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The BBC's David Shukman reports
"Still grave doubts about its reliability"
 real 28k

UK Defence Secretary Geoff Hoon
Inevitably there are problems with some pieces of kit
 real 28k

Friday, 25 February, 2000, 18:06 GMT
Rifle recall could cost millions

The SA80
The SA80: In the line of fire

The cost of modifying about 300,000 faulty army rifle - which is likely to run into millions of pounds - is expected to fall on the taxpayer.

All SA80 rifles are set to be recalled after evidence showed the were liable to jam in extreme temperatures.

And because the weapon was designed by Royal Ordnance - when it was state-owned - the repair bill is now expected to be footed by the Minstry of Defence.

Government officials have not put an estimate on the final cost but it is widely expected to reach tens of millions of pounds.

The SA80 disclosure follows a similar embarrassment earlier this week, when it emerged that Tornado GR4 jets were unable to drop precision bombs.

The SA80 rifle
300,000 used by British Army
Weight 4.98kg with loaded magazine
Length 750mm
Muzzle Velocity 940mls
Feed 30 round magazine
Effective range 500m
Cyclic Rate of Fire 610/770 rounds/min
Used since 1985
First faults reported in 1991
Defence Secretary Geoff Hoon denied British forces were working with "lousy equipment", as he insisted the latest problem could be solved.

Mr Hoon told the BBC he had commissioned a report into possible upgrades as soon as he was made aware of the jamming problem.

But he said he would wait for the report's conclusions before deciding what action to take.

He also made it clear that if the weapons were recalled it would be on a "rolling" basis rather than all at once.

here to see the SA80's main problems

The Royal Ordnance SA80 was introduced in 1986 to replace the ageing Self-Loading Rifle, which had been in service since the early 1960s.

The main rival for the contract was the US M16 rifle, which is the preferred weapon of special forces such as the SAS and the Special Boat Squadron

Difficulties with the SA80 were first reported in the 1991 Gulf War, where British troops fought in the desert heat, but it was not until 1995 that the concerns were confirmed by tests.

British Army soldiers The SA80 was used by troops in Kosovo
In 1998, arms manufacturer Heckler & Koch was asked to modify the weapon and carry out extreme temperature tests in Kuwait and Alaska.

The tests showed the modified version to be a great improvement on the original.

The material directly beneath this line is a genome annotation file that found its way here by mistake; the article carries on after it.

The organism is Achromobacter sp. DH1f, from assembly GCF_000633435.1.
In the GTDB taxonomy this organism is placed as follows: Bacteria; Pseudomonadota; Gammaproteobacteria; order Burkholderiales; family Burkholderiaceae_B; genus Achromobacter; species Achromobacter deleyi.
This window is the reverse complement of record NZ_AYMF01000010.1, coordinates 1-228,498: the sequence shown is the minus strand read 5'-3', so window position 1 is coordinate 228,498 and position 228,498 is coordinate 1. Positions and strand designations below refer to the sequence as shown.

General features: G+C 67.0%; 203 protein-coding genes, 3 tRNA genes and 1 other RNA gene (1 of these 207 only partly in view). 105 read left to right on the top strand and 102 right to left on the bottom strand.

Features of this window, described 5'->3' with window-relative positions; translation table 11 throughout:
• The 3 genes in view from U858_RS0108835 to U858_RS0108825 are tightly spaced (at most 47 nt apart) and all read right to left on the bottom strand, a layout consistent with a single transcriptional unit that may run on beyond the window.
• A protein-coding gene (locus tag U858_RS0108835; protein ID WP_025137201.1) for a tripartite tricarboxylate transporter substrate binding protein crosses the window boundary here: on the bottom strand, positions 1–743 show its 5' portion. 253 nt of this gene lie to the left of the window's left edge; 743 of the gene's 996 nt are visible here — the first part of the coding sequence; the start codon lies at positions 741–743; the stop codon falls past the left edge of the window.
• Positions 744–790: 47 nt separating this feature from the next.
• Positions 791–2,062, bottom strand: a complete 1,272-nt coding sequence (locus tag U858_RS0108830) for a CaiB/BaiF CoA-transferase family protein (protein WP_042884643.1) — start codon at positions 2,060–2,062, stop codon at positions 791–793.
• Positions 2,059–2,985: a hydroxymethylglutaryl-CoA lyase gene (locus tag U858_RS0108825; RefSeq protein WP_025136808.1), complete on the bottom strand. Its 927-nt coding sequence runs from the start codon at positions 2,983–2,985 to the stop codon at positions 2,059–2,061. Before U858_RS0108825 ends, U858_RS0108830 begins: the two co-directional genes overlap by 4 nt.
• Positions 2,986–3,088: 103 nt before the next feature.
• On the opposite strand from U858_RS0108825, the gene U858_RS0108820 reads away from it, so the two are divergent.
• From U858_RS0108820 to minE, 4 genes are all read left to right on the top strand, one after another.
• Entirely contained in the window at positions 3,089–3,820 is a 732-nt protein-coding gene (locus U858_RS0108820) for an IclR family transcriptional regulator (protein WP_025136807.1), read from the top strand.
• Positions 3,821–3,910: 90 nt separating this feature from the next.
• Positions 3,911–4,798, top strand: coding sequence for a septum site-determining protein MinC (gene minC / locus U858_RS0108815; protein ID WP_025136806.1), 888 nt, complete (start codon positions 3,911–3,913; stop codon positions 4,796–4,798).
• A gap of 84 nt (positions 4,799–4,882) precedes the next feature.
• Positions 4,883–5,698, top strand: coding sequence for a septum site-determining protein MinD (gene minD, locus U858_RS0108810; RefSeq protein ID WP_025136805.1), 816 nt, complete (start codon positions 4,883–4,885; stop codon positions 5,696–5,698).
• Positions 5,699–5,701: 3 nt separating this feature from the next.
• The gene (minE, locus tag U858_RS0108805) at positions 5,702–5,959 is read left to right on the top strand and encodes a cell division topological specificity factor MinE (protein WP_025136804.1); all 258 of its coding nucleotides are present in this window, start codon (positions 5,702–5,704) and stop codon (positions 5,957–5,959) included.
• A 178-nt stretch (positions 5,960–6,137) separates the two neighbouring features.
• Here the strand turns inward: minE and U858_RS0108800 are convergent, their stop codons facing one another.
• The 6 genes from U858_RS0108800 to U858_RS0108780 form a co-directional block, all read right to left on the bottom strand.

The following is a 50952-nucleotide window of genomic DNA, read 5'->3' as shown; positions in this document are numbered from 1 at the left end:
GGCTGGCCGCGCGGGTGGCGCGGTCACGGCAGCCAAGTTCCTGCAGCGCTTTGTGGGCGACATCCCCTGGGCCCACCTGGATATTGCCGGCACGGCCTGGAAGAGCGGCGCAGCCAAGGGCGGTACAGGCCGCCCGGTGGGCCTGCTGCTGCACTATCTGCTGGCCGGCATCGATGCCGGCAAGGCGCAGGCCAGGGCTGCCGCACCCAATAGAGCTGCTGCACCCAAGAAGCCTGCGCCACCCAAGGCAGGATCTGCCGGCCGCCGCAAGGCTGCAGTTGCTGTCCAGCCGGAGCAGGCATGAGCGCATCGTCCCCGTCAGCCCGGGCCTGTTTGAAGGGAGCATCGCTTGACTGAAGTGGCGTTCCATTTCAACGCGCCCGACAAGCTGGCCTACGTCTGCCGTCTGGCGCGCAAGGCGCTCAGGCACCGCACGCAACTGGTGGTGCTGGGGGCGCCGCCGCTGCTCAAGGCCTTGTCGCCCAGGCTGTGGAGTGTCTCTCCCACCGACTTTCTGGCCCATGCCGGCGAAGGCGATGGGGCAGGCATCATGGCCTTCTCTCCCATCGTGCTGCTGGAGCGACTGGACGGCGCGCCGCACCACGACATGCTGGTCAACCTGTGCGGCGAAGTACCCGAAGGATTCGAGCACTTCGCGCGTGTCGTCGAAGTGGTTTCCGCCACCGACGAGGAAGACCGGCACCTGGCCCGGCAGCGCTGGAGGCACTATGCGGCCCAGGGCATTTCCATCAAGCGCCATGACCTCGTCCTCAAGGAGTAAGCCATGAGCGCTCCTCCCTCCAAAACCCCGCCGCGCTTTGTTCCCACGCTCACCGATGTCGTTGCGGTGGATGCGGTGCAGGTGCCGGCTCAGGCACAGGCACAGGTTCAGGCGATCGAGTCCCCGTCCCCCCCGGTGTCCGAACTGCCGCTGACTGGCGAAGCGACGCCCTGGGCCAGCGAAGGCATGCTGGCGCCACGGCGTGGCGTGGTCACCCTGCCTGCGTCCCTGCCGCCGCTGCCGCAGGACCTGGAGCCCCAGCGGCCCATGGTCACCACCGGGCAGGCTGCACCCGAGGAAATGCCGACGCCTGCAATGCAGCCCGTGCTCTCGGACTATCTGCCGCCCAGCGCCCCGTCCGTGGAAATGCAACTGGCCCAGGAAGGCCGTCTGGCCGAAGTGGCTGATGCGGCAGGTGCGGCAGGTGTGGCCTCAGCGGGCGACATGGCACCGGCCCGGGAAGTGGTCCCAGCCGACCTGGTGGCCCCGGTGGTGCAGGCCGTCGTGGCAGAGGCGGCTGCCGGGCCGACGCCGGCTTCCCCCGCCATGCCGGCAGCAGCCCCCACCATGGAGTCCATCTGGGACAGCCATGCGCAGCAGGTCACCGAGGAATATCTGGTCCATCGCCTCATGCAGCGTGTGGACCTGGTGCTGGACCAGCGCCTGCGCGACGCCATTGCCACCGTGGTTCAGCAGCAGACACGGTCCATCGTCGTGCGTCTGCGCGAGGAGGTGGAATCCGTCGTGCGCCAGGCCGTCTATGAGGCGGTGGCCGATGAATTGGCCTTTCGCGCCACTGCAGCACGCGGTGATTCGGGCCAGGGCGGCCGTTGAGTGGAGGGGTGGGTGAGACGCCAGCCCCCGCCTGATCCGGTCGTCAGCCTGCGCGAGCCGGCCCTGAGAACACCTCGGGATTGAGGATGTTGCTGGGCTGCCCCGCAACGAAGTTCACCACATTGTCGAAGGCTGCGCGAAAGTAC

But shadow defence secretary Iain Duncan Smith said Labour had been "dragging their heels" over proposals to modify the gun.

"It has taken them two years to finally admit there are problems with this weapon, despite many soldiers voicing their great concerns over the rifle throughout this period," he said.

Menzies Campbell, Liberal Democrat spokesman on defence, said: "The SA80 was shown to be defective as long ago as the Gulf War, and again more recently in Kosovo.

"It is extraordinary to me that the weapon wasn't subject to the sort of rigorous testing in advance that would have indicated how good it was in severe conditions."

History of problems

The Labour government is not the first to face problems with the SA80.

Labour's Bruce George, chairman of the Commons Defence Select Committee, said he had followed the "sorry saga" of the rifle since the early 1980s when the Conservatives were in power.

But he insisted it was difficult to pin blame on anyone.

Mr George said his committee would now ask for a copy of the latest report and investigate whether the government was taking the right action.

He said the government's weapons procurement programme meant that problems with armaments would be greatly reduced in future.

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See also:
25 Feb 00 |  UK
Army rifles: What's gone wrong?
25 Feb 00 |  UK
Catalogue of MoD misery
23 Feb 00 |  UK
1bn jets 'unfit for combat'
03 Jan 00 |  UK
Damning report into Kosovo campaign
10 Feb 00 |  UK Politics
Defence cash shortfall fear

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